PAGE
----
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Wednesday, September 2, 2015

IHL Film Series Presents Dr. Strangelove: EVENT CANCELLED

A scene from 1964's Dr. Strangelove, or:
How I Learned to Stop Worrying and Love the Bomb
THIS EVENT HAS BEEN CANCELLED. 
Please check our website, redcross.org/colorado to find out when it will return.

More than a half-century after its original theatrical release, the absurdity and razor-sharp satire of Stanley Kubrick's Dr. Strangelove, or: How I Learned to Stop Worrying and Love the Bomb still provokes, entertains and frightens. The film, which will be screened at the Red Cross at 5:30 p.m., Wednesday, Sept. 9 as part of the International Humanitarian Law Film Series, finds new relevance following the recent deal to curtail Iran's development of a nuclear weapon, and in renewed debates regarding the humanitarian implications of nuclear weapons.

With Dr. Strangelove, Kubrick turns his cinematic lens toward the Cold War era's nuclear paranoia following the Bay of Pigs invasion and escalating tensions between the United States and Soviet Russia. The film begs the same questions today that it did five decades ago: What does it mean to have endless destructive power at one's disposal? What does war mean in a post-nuclear world? Is there actually anyone in charge of keeping us safe from nuclear annihilation?

The film garnered (and lost) four Academy Award nominations for 1964, and laid the groundwork for Kubrick's critically acclaimed, provocative filmmaking career. In confronting
filmgoing audiences of the early '60s with an image of nuclear warfare that was farcical, fearful, and laden with sexual innuendo, Kubrick brought both levity and cynicism to the discussion surrounding nuclear proliferation. As we navigate a world in which nuclear weapons continue to figure in global diplomatic agreements, both the comic and sardonic elements of the film still apply.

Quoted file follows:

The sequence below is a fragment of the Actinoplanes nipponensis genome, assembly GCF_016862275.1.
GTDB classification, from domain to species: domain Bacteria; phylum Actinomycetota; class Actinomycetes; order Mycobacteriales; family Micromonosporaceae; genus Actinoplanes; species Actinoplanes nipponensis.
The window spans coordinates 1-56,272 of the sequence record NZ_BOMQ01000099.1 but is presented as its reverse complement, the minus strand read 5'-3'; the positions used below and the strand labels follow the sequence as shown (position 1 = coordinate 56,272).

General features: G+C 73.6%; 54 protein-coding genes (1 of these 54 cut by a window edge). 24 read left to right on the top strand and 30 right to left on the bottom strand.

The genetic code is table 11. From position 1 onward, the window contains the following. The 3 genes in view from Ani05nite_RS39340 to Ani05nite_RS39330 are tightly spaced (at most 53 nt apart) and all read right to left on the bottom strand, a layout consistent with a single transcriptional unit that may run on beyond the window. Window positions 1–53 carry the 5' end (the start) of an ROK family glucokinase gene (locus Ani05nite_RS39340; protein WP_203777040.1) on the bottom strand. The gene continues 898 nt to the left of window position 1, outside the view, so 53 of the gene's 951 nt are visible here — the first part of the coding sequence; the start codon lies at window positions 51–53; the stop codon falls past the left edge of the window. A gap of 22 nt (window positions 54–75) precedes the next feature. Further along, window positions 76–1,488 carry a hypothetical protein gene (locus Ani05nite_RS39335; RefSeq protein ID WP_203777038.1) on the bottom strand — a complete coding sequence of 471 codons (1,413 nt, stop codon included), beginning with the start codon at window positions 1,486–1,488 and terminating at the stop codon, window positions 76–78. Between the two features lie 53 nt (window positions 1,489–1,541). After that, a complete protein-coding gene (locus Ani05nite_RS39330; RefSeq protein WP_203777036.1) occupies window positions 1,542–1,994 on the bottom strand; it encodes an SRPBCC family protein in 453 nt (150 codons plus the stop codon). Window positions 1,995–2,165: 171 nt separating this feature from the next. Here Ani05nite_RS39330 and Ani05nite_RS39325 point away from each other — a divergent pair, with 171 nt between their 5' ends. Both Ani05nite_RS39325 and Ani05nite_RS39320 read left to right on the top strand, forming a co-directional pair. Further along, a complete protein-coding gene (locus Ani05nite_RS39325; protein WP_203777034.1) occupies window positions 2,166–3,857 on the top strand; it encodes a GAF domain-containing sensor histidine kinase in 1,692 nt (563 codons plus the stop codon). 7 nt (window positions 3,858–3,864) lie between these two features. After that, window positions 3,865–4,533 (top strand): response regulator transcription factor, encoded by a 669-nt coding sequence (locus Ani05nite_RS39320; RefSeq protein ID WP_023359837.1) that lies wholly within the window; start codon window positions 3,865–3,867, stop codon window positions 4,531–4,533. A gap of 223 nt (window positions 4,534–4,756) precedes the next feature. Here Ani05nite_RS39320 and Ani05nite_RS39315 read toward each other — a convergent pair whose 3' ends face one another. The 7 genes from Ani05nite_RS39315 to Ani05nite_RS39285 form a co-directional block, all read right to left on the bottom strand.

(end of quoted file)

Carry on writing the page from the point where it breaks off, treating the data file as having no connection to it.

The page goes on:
The International Committee of the Red Cross (ICRC) is a global organization focused on reducing suffering caused  by armed conflict, with a particular focus on protecting non-combatants. This is achieved in part through implementation of International Humanitarian Law. Nuclear weapons raise a number of concerns under International Humanitarian Law. These concerns are primarily related to the impact these weapons can have on civilians and civilian areas, and to their effects on the environment.

The IHL Film Series will use Kubrick's Dr. Strangelove as a springboard to launch a roundtable discussion of nuclear proliferation and International Humanitarian Law immediately following the screening of the film. Snacks will be provided. To RSVP for the film presentation, click here. For more information on the film or the International Humanitarian Law film series, contact Tim Bothe

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